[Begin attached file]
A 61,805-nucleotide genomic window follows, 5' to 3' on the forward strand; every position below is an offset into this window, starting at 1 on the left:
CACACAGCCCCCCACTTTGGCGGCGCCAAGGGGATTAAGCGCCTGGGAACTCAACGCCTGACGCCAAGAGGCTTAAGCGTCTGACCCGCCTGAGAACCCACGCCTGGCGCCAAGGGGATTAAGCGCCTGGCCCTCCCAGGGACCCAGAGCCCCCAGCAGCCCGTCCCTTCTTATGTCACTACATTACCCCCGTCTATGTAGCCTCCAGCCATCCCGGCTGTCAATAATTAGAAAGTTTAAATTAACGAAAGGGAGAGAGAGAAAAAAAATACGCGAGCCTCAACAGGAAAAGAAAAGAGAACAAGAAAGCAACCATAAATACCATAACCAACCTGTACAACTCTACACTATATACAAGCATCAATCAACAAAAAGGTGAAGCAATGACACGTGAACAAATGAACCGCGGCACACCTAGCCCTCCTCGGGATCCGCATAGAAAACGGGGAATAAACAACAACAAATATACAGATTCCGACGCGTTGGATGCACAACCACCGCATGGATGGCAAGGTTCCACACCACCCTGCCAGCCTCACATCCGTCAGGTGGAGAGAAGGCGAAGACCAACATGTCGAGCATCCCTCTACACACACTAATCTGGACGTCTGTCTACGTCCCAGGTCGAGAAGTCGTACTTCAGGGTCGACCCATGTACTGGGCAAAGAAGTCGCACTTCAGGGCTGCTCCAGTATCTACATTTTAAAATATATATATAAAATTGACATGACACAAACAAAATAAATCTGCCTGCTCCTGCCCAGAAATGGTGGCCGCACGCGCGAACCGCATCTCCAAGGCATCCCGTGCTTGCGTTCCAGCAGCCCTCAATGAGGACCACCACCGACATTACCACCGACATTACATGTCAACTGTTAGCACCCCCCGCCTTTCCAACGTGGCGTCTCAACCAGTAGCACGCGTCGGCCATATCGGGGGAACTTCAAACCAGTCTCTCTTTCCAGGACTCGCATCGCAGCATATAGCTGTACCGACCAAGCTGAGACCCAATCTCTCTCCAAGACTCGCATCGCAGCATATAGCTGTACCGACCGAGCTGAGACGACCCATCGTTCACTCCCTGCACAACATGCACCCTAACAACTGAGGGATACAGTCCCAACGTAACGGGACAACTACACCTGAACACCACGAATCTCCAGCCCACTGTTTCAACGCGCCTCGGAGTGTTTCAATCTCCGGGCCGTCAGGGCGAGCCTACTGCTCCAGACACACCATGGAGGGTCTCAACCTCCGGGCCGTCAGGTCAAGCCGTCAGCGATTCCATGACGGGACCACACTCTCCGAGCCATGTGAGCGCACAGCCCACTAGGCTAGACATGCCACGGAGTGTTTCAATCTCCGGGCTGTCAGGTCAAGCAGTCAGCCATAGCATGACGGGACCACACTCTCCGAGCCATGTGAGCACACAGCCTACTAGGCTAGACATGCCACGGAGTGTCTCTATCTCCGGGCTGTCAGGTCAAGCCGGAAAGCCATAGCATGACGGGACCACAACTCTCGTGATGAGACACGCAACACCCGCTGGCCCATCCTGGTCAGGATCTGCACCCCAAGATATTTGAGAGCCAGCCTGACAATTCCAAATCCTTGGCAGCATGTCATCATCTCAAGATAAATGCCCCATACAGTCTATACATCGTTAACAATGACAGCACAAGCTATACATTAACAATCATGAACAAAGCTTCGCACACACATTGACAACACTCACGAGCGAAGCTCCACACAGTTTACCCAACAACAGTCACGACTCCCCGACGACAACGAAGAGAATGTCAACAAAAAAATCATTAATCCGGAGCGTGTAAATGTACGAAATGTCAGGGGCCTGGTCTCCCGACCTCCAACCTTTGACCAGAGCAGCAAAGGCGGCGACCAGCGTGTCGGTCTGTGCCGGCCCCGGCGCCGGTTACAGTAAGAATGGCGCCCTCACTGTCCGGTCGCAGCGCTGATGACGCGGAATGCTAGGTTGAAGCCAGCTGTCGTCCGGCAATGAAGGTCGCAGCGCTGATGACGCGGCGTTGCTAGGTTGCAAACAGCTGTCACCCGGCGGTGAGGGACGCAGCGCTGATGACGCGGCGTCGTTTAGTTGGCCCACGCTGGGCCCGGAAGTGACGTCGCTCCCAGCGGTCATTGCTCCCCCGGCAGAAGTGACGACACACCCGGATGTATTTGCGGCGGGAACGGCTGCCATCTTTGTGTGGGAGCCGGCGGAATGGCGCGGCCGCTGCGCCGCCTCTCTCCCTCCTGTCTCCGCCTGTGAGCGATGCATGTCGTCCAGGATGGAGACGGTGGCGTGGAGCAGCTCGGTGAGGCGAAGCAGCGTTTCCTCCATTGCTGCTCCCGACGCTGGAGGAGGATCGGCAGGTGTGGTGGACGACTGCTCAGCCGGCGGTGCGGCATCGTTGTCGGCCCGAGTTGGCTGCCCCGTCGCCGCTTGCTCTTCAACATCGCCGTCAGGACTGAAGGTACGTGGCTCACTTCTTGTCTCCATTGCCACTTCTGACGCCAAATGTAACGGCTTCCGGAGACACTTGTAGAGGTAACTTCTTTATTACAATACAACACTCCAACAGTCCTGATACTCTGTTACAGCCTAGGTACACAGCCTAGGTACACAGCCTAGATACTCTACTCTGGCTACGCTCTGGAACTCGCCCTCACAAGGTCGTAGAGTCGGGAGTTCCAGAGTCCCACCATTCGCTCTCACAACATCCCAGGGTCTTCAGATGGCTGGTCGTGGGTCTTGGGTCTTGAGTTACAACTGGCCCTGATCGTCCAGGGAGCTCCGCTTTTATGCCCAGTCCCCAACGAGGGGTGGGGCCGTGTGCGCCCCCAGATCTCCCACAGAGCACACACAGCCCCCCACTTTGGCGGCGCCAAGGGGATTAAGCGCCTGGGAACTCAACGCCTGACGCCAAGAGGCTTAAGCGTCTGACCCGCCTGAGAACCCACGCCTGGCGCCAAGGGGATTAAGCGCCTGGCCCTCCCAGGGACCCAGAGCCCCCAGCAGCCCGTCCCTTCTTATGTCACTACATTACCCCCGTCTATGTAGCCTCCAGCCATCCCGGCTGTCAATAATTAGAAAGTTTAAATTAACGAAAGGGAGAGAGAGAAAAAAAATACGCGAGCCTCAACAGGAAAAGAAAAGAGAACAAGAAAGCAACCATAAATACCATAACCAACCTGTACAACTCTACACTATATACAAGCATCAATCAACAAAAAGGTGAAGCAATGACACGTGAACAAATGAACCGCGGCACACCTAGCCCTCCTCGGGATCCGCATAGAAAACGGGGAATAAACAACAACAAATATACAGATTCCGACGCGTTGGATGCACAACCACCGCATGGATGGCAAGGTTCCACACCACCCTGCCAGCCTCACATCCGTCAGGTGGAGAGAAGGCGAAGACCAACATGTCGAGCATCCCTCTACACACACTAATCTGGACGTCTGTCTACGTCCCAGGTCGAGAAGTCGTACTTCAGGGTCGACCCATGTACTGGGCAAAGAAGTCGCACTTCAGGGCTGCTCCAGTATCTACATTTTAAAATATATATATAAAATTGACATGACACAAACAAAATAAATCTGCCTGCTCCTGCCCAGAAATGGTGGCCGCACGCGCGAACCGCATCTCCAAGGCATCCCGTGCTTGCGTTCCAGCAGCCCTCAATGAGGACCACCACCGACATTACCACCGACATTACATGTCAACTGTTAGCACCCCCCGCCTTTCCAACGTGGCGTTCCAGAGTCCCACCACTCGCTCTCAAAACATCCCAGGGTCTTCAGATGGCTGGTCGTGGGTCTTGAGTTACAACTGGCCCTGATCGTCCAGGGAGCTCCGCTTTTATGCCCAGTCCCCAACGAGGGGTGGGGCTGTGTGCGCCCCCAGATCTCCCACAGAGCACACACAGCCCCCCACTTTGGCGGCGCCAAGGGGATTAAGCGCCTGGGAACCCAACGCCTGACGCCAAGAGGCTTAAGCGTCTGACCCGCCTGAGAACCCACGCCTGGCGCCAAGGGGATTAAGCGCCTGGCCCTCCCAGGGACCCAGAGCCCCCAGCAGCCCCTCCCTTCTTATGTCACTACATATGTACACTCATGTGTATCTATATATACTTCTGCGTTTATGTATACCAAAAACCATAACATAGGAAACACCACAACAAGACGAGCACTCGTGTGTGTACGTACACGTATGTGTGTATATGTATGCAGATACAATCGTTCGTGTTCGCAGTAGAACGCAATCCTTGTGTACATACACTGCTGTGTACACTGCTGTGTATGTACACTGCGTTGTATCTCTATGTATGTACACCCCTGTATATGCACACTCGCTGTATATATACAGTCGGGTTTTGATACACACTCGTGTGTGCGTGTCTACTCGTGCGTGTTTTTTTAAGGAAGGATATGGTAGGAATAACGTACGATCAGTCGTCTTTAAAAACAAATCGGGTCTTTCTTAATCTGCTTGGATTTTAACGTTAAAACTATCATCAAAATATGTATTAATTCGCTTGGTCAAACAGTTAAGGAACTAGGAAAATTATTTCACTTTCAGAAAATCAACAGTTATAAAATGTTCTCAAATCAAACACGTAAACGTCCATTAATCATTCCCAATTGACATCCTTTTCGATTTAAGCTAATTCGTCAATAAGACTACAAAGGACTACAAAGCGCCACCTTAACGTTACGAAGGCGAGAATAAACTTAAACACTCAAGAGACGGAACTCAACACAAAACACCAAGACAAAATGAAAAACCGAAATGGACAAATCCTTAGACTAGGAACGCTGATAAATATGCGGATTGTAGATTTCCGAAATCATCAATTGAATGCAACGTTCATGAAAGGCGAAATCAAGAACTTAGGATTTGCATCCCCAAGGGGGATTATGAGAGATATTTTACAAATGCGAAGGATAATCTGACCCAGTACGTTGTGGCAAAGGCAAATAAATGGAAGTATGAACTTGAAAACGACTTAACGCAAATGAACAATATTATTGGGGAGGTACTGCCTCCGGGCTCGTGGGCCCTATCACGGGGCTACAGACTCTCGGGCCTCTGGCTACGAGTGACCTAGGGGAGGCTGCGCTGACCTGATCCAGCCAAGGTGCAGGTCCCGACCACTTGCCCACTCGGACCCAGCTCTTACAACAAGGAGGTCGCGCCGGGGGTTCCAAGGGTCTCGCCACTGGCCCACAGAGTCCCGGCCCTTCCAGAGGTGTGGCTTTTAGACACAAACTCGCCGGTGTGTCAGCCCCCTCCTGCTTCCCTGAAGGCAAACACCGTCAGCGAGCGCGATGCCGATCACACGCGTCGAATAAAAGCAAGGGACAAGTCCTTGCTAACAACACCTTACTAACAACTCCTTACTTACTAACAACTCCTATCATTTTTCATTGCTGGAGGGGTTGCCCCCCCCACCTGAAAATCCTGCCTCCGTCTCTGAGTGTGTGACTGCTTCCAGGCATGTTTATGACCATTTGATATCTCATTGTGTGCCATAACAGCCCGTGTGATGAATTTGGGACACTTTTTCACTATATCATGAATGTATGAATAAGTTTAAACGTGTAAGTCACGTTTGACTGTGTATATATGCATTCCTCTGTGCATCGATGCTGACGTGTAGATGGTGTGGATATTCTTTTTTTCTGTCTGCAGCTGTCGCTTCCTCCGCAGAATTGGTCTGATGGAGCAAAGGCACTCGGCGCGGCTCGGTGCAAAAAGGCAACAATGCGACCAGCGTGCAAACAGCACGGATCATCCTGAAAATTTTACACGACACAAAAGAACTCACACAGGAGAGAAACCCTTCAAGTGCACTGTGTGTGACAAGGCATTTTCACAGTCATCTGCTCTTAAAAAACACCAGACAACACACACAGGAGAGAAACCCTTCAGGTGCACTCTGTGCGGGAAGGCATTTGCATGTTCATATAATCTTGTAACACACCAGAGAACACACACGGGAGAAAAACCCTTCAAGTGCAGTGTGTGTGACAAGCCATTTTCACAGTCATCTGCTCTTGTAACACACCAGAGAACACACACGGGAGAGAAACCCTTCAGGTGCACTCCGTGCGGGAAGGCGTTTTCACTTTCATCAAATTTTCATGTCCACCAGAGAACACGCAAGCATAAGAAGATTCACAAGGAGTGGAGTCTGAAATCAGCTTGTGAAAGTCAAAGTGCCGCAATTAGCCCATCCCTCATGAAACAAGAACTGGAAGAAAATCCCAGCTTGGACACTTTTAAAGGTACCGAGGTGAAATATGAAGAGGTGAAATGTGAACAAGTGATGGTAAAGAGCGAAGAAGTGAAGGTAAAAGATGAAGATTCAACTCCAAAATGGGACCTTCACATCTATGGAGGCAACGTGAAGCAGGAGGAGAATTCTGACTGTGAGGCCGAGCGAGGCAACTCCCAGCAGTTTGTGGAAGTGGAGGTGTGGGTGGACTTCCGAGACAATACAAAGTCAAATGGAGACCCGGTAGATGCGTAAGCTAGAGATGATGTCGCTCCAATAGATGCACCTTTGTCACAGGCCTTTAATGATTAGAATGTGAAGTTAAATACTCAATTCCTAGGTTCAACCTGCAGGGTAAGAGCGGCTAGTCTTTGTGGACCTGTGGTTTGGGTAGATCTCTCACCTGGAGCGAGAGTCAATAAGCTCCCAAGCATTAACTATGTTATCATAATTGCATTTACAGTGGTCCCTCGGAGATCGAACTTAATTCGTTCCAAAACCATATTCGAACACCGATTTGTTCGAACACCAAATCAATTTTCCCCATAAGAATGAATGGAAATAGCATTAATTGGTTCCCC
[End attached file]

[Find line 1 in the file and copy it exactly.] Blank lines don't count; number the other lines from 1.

A 61,805-nucleotide genomic window follows, 5' to 3' on the forward strand; every position below is an offset into this window, starting at 1 on the left: